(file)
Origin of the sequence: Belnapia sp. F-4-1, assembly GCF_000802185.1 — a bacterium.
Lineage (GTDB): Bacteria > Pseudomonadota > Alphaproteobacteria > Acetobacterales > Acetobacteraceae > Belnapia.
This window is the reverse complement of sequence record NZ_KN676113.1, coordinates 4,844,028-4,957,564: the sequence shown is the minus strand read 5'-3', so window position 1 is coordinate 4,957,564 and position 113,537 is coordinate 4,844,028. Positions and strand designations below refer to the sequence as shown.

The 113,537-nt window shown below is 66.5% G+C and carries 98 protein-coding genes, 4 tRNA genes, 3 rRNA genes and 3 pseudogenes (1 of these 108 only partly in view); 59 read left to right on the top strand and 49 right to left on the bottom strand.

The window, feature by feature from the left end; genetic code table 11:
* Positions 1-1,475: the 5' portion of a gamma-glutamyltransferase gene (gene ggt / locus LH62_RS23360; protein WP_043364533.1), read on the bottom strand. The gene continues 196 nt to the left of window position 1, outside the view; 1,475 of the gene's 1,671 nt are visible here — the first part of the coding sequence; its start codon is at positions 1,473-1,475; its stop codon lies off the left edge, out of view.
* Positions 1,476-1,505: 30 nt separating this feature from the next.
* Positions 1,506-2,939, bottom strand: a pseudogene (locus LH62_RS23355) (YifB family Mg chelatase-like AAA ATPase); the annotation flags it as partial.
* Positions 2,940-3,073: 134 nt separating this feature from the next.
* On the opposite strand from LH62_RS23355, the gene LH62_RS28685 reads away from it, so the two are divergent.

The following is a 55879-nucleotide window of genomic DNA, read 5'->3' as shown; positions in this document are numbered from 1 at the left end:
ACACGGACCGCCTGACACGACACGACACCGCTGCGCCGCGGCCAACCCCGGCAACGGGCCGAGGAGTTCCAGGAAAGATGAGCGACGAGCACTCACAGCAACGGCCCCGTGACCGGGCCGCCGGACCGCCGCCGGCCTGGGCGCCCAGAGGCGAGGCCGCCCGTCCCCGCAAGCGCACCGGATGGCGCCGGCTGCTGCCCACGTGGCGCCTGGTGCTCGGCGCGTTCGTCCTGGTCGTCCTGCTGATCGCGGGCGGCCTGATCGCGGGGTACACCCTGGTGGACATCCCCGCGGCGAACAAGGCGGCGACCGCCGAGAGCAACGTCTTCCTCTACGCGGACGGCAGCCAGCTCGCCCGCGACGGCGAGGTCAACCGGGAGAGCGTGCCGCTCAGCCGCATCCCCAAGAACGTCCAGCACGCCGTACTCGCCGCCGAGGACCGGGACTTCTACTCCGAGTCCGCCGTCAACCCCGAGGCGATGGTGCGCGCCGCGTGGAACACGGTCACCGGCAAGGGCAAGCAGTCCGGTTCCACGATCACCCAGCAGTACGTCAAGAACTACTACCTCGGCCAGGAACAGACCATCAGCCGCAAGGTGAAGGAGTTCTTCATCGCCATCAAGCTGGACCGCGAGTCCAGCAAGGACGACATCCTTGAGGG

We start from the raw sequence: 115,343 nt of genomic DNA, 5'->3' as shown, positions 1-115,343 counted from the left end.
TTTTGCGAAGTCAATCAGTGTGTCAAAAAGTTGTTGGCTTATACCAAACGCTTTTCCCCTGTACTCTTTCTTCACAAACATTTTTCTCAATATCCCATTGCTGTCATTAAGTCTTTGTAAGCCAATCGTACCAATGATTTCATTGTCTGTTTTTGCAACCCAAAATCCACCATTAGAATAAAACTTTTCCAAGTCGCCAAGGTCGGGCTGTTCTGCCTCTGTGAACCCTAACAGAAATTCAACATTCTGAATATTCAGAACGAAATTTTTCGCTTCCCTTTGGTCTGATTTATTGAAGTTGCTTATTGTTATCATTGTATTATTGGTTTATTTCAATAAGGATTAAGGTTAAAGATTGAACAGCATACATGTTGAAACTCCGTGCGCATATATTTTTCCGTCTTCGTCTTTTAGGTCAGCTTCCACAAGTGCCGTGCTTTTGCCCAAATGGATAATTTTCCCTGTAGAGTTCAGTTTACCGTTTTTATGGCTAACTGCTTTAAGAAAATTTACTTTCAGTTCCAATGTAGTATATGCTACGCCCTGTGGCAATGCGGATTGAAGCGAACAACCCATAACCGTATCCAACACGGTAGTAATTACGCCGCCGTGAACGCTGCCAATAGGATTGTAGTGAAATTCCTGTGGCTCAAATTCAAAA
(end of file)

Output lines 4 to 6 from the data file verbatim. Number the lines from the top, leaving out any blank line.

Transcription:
The 113,537-nt window shown below is 66.5% G+C and carries 98 protein-coding genes, 4 tRNA genes, 3 rRNA genes and 3 pseudogenes (1 of these 108 only partly in view); 59 read left to right on the top strand and 49 right to left on the bottom strand.

The window, feature by feature from the left end; genetic code table 11:
* Positions 1-1,475: the 5' portion of a gamma-glutamyltransferase gene (gene ggt / locus LH62_RS23360; protein WP_043364533.1), read on the bottom strand. The gene continues 196 nt to the left of window position 1, outside the view; 1,475 of the gene's 1,671 nt are visible here — the first part of the coding sequence; its start codon is at positions 1,473-1,475; its stop codon lies off the left edge, out of view.